Why Federal Watchdogs Are Barking More about Mergers
Business + Economy

Why Federal Watchdogs Are Barking More about Mergers

Robert Galbraith / Reuters

A funny thing happened on the way to Sprint’s much-anticipated $32 billion acquisition of T-Mobile US: Sprint suddenly pulled the plug on the merger earlier this month. News reports said it backed off because of concerns about resistance to the deal by invigorated antitrust watchdogs. 

Those enforcers at the Justice Department and the Federal Trade Commission, which share jurisdiction over antitrust matters, are more skeptical than ever of claims by aggressive executives that their proposed deal would create a more efficient enterprise. In addition to their heightened scrutiny, the Federal Communications Commission also weighs in to determine whether proposed telecommunications mergers are in the public interest.

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The shift to more searching reviews of merger proposals has been building gradually in recent years. “Over a period of time, they [the agencies] are way better at taking apart efficiency claims,” John E. Kwoka, an economics professor at Northeastern University, said in an interview. “There was a much greater deference to claimed efficiencies and benefits generally some years ago than there is now.”

At a time in which a wave of proposed mergers is making headlines, the increasing scrutiny by antitrust watchdogs is likely to make proponents of deals sit up and take notice and develop proposals designed to allay concerns in the agencies.

Advocates for mergers typically cite efficiencies, such as those gained by achieving greater scale, that enable the merged firm to make investments and pursue innovation that would not be possible as a stand-alone firm. They also might point to lower labor costs through the elimination of duplicative jobs and greater ability to offer higher-quality products to consumers at reduced costs.

The key for merger proponents is to show that those efficiencies outweigh concerns that the newly merged company will gain too much market power and engage in anti-competitive behavior.

But in reviewing those claims, agencies are requiring more than generalities or vague assertions. “The bigger the deal, the more will be expected from an efficiencies claim,” Diana Moss, vice president and director at the American Antitrust Institute, said in an interview. “They had better be verifiable.”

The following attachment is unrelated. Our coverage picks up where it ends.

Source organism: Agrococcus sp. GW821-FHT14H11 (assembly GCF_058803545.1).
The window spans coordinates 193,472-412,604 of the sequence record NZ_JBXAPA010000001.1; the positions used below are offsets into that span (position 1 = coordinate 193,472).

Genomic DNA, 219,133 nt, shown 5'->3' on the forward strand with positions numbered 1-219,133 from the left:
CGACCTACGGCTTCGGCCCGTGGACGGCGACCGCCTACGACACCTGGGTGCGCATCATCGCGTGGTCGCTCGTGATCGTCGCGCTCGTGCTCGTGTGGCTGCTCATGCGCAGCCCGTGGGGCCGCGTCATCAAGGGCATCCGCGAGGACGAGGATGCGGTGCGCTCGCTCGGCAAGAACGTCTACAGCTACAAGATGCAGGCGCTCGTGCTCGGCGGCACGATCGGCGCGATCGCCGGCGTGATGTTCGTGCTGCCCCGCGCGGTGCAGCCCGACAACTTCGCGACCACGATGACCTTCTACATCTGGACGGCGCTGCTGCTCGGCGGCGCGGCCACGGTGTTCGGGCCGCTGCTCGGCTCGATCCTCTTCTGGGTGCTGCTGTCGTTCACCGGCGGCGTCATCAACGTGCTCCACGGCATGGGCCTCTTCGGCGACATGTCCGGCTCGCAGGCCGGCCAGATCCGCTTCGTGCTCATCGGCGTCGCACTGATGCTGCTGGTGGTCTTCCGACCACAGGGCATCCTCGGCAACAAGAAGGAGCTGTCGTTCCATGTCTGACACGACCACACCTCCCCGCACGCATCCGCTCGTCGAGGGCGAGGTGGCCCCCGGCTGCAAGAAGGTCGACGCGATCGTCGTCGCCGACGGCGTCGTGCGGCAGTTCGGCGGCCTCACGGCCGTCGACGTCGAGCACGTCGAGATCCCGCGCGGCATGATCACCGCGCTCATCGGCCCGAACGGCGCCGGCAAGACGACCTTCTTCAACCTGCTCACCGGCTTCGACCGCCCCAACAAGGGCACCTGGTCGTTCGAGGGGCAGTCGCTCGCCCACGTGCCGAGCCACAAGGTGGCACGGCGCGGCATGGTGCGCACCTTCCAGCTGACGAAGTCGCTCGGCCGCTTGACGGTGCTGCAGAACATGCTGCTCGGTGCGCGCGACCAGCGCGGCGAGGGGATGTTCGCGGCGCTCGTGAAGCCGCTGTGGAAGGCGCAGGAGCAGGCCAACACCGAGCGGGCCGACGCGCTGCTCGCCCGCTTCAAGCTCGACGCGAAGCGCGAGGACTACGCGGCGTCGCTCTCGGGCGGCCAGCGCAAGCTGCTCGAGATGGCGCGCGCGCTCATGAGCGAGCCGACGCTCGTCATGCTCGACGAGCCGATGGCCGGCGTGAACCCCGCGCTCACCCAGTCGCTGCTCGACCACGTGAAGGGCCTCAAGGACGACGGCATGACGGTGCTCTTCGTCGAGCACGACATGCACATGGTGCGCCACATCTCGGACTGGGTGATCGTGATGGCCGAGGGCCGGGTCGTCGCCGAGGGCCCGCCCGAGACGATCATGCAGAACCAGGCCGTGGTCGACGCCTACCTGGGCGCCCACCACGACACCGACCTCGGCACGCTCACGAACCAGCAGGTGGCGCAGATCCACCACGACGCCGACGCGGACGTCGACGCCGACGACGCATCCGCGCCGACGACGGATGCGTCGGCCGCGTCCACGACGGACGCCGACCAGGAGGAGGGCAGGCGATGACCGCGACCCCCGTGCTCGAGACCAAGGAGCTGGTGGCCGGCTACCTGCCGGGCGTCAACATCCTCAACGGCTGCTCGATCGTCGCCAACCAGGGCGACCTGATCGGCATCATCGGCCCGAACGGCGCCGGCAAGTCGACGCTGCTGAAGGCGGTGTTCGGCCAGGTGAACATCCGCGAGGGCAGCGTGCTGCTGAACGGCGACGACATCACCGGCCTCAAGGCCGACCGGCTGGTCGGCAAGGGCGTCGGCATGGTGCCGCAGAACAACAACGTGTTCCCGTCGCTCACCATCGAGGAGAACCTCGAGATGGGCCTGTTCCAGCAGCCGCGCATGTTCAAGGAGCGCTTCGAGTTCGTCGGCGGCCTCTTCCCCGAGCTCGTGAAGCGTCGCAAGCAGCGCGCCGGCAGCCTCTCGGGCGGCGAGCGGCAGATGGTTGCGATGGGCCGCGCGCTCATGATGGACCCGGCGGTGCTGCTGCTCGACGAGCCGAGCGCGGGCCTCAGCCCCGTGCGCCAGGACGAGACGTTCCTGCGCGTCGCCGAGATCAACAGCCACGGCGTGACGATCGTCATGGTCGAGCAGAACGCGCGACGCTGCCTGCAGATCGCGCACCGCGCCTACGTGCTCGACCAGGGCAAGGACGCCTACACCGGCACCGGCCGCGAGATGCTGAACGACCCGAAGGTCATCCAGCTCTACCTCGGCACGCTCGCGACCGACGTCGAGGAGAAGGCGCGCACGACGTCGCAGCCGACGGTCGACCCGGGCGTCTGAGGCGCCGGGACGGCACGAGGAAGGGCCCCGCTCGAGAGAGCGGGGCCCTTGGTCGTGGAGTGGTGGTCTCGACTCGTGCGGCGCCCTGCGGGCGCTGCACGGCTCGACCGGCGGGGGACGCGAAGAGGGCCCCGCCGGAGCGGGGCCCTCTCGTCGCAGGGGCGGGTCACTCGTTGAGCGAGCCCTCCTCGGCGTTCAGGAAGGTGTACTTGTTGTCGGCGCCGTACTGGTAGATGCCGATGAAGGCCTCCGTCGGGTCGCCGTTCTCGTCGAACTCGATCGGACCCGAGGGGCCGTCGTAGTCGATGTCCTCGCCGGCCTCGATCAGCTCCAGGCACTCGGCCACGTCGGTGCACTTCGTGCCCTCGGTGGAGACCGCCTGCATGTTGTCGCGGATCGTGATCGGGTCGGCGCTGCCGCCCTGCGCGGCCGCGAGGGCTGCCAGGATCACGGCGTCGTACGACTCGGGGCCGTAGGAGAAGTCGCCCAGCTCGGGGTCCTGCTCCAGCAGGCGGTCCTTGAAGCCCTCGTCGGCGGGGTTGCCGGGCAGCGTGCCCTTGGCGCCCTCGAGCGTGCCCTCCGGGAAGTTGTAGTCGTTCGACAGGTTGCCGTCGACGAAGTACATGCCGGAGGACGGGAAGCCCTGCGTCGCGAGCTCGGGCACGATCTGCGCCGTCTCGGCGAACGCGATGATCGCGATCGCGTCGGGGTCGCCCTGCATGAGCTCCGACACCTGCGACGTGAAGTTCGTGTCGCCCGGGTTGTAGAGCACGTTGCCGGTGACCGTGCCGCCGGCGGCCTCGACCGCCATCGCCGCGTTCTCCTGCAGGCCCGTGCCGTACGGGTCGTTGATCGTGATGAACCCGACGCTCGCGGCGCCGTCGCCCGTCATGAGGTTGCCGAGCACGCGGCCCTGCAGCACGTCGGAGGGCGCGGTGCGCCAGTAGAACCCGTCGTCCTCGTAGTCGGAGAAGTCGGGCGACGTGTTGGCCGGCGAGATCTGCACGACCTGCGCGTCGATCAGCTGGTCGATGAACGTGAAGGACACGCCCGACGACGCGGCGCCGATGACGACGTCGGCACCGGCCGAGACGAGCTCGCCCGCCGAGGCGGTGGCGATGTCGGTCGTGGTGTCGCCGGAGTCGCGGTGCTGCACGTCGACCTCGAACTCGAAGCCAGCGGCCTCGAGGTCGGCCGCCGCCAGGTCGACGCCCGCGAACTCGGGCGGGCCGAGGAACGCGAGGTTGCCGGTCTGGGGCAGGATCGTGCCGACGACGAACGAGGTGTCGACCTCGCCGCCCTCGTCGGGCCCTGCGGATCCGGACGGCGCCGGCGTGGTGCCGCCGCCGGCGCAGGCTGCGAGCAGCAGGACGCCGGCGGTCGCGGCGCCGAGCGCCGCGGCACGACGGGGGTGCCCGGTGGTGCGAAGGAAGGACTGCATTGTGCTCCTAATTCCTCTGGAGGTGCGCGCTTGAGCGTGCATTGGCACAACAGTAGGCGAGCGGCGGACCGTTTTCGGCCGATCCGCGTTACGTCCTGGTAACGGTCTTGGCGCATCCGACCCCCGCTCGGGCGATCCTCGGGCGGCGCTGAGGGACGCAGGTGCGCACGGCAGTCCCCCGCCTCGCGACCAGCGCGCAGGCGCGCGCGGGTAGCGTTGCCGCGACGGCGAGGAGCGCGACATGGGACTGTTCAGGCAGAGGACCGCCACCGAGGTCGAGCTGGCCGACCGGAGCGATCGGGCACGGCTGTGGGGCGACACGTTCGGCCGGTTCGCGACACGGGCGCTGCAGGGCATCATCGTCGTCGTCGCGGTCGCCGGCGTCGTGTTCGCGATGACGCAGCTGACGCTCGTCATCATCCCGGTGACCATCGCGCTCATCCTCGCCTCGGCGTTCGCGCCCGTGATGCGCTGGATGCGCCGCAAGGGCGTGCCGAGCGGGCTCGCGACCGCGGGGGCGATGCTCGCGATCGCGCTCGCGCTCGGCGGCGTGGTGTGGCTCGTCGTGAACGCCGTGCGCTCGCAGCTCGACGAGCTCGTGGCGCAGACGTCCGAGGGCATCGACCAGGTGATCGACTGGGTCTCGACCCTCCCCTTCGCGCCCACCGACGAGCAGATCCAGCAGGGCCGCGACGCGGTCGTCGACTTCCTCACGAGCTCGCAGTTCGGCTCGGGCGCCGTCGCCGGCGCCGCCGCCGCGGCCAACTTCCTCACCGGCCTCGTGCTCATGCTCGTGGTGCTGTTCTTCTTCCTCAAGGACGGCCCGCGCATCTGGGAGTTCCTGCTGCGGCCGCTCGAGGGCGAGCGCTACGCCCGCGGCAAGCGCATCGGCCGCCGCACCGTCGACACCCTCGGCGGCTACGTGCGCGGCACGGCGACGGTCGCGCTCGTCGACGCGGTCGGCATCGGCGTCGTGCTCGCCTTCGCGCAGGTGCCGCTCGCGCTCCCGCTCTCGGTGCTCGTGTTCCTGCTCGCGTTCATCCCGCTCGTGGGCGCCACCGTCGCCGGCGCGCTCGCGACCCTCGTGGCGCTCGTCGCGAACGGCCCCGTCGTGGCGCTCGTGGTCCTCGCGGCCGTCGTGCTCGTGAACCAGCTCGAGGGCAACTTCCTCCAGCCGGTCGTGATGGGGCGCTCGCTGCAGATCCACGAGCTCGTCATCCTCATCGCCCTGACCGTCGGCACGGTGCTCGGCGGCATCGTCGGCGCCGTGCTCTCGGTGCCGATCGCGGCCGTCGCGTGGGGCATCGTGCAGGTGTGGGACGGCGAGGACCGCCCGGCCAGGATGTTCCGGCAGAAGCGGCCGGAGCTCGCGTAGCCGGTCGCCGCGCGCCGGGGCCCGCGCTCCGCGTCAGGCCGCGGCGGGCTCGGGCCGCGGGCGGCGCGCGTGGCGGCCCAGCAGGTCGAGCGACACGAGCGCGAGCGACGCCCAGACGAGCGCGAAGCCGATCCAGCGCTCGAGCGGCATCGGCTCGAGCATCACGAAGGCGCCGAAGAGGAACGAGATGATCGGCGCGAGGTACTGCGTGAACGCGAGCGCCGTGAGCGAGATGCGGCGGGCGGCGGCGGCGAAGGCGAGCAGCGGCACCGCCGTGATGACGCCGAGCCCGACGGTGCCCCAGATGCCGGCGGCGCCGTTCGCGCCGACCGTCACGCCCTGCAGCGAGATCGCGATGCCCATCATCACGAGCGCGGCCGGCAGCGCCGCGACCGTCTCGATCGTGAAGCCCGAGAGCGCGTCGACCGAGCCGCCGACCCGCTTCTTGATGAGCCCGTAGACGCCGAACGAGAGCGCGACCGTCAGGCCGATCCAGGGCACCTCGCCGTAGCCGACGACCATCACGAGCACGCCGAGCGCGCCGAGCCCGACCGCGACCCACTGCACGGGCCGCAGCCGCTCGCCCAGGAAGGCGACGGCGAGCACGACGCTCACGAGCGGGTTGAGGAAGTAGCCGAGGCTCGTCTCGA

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Currently several mega-deals are pending, including Comcast Corporation’s $45 billion bid to acquire Time Warner Cable, and AT&T’s $48 billion proposal to buy DirecTV. Some media are reporting this week that the AT&T-DirecTV merger has won regulatory approval conditioned upon the firms’ agreement to accept certain conditions that have not yet been made public.

Meanwhile, Moss, on behalf of the AAI, an independent group that advocates for increased competition in the market, takes exception to Comcast’s claims that its deal with Time Warner Cable would result in cost efficiencies and consumer benefits as well as enhanced investment and innovation. She worries that the mega-firm that would be created by the merger would make the marketplace less competitive. 

Critics of growing consolidation in the airline, food and telecommunications industries also point to a report by McKinsey & Co., the management consulting firm, that found that “most companies routinely overestimate the value of synergies they can capture from acquisitions.” Those synergies include such elements as economies of scale and scope that would not exist without the merger.

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Based on an analysis of 160 mergers, the study, published in 2004, continues to be cited as authoritative; there have been no similar subsequent analyses that have reviewed so many mergers to examine whether efficiency claims were borne out.

“Managers are human beings and they have limited capabilities to manage these big integration plans, to realize the cost savings,” Moss said. “We know all of that from the McKinsey study — that a lot of the cost savings and the revenue synergies are not being realized.”

The watchdogs are not just targeting the mega-deals. The FTC recently challenged a proposed $1.7 billion merger between Ardagh Group S.A. and Saint-Gobain Containers — a combination of the second and third largest U.S. manufacturers of glass containers.

The Commission charged the merger would have created a duopoly that would have harmed competition in the market for glass containers. The FTC dismissed Ardagh’s claims that the merger would reduce overhead within the Saint-Gobain organization because, it found, such reductions could have been achieved without the merger. The Commission also found that the parties’ claims of operational efficiencies were not supported by enough evidence. 

A settlement ultimately was reached earlier this year in which Ardagh agreed to divest six of its nine U.S. glass container manufacturing plants to an acquirer approved by the Commission. 

This heightened focus on efficiency claims was the subject of a conference in June sponsored by the AAI. It underscored how much things have changed in the wheeling and dealing world of mergers, where efficiency claims alone can no longer win approval for a proposed deal.

It is a change welcomed by Albert A. Foer, AAI’s president. “Efficiency is not a scientific concept in the antitrust context — in fact it is somewhat squishy,” he said. “It should not be the sole driving force behind antitrust policy.” 

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